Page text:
Jim West was present and accounted for, standing on duty at the Wild West Guns booth. We know Jim from his outstanding and famous line of rifles. You have no doubt heard of the “Co-Pilot” rifle. This is a take- down lever-action rifle in serious calibers and it is fantastic. Jim took the time to show off a pair of super lightweight and compact 1911s. They were jewels. Custom detailing to the Nth degree. A real gentleman, Jim West. It was a pleasure to talk with him. If you want something that’s one of a kind, go West.
SIG has some new guns out, mainly their regular guns in their new SAS theme. “SIG Anti Snag.” These are melted and contoured in such a way that it really changes a lot of the original model’s handling characteristics—in a good way. I spoke with a great guy there, Steve Thain, one of SIG’s regional managers. He was proud to show off their new P226 X-Five models, a Tactical and a competition model. The Tactical X-Five gun sports a frame rail, while the Competition has a large mag funnel. Both guns are extremely well made and have something very interesting, 1911 style safeties. This will make the manual of arms perfectly familiar with most American shooters looking for a very serious gun for fighting, for winning matches, or both. The grip frames feel great in the hand. Steve Thain is a great guy. It was fun to talk with him. Looking forward to working with him in the future.
Mary Ellen Giangiulio of Stream light showed me their new, weapon-mounted lights. The one important thing that makes them different from the Surefire weapon mounted lights is that the Steam lights can pop on and off without putting your hand forward of the muzzle. I like that…a lot. You shouldn’t have to break one of the four basic rules of firearm safety to attach or detach a light. The Stream light system was fast, simple and easy to use. The light is compact, a good size for concealed carry work, and it would prove to be very useful. One version of the light comes with a laser-aiming module that would be a big help in low light situations.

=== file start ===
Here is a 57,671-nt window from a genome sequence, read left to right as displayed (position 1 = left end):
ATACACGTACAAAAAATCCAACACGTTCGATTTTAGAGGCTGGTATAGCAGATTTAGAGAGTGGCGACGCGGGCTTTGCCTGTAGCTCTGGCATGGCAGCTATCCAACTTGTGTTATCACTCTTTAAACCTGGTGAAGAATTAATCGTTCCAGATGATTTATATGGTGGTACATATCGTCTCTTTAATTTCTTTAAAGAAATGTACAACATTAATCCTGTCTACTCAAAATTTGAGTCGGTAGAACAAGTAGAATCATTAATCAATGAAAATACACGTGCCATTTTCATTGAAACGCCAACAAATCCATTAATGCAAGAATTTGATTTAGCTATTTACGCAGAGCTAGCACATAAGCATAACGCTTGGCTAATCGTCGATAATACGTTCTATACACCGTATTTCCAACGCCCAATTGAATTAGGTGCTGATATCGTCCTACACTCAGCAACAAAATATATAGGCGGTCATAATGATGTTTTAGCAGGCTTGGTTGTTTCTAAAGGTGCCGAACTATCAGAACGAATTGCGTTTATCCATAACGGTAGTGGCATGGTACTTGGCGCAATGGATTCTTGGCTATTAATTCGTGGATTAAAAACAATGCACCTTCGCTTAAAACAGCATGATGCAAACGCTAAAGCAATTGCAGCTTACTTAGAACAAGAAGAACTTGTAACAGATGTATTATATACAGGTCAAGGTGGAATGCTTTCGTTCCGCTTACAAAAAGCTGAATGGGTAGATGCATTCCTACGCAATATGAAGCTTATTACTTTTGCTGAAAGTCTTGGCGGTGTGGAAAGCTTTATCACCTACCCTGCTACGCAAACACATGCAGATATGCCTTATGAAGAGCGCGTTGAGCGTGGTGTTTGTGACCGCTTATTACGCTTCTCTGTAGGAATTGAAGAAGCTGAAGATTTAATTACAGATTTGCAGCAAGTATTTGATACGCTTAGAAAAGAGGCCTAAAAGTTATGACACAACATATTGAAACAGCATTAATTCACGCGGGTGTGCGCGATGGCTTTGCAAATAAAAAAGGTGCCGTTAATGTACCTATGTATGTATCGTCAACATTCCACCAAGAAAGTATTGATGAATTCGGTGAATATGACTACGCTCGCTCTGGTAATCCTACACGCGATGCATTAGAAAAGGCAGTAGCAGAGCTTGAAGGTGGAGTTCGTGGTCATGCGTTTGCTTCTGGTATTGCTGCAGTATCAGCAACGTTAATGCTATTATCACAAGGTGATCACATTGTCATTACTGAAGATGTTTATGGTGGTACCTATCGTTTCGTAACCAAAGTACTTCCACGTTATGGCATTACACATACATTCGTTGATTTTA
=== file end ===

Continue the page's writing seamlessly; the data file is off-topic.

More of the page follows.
North American Arms
Over at the North American Arms booth, I talked to Sandy and Ken, the head honchos of NAA. They have a new, small framed, .32H&R Magnum revolver in the works that should be truly outstanding. If it is made with the same attention to detail that their other little handguns are made, it will be. .32H&R is an interesting option for CCW. For a small cartridge, it packs a lot of penetrative energy. In my opinion, it sure beats .22 Magnum. Their Guardian pistols are amazing. They pack a lot of firepower into a pocket-size package; 6+1 rounds of .380 is nothing to sneeze at.
Another maker of very small pistols is Karl Rohrbaugh. Talking to him for the first time was like talking to an old friend. His story starts out back when he was a little kid and wanted a bike. Since his Dad didn’t buy him one, he built his own. When he couldn’t find a small 9MM that he wanted, he built his own. He makes his guns exactly the way he thinks they should be made. The slides, the frames and all of the other parts inside are machined from solid billets. No cheap casting in a Rohrbaugh (pronounced like Rush Limbaugh). The springs are all high quality Wolff springs. The fit and finish of these little R9 guns are impeccable. Outstanding pistols. You pay for the quality, but these gems are worth it.
Kel Tec has a new, small 9MM out now. This one is about the same size as their P11 pistol. The difference is that this gun is a single stack and it is slimmed down like Jenny Craig on amphetamines.
If you like Kel Tec pistols, you will love these. They do make for a good carry package and an affordable one at that.
Over at Wilson Combat, I talked at some length with John May, Wilson’s purchasing manager. He showed me a fantastic little pistol that Wilson is going to be bringing to the market later this year. I promised I wouldn’t spill the beans on it, but let me just say this: Save Your CCW pennies for this one.
No, it’s not a 1911…Oh sure, Wilson Combat has a great CCW minded 1911 called the Sentinel. This is an officer-size piece, with a nice set of Novak sights, clean lines, and a fine 30 lines per inch checkering on the front strap. It is so cool that you can see your breath when you hold it. But that’s not the new gun that I’m talking about. Wilson’s skunkworks pistol is—shhh—I didn’t tell you about it. It’s striker fired.
Attending the SHOT Show is a treat and a curse. There was food available at a number of places, pretty much anything you would want. One day for lunch, my wife and I had a slice of pizza and a drink—twenty-five bucks. Oh sure, it was good, but not that good. That was the same day that we went upstairs and found that we had just missed the press luncheon…Great. Friday night there was the Budweiser Outdoors Press Reception at the Hard Rock Hotel. Before we went to the reception, we decided that we were hungry, so we stopped at the Hard Rock Cafe and had chicken fajitas that cost forty bucks.
Then, at the reception, we found…you guessed it…chicken fajitas, amongst other good things—free too. I have to give Budweiser credit here. The conservation work they do is a big help to the whole industry. A guy looking just like Uncle Jesse won the award this year. The band Budweiser booked to perform was just horrible. The lead female vocalist looked like a cross between Billy Idol and the Bride of Frankenstein, and she sounded worse than both combined. But it was still fun. We stayed almost half way through before the caustic vocals forced us to pull the French Maneuver. We retreated back to our hotel room.
Photography by Deveni.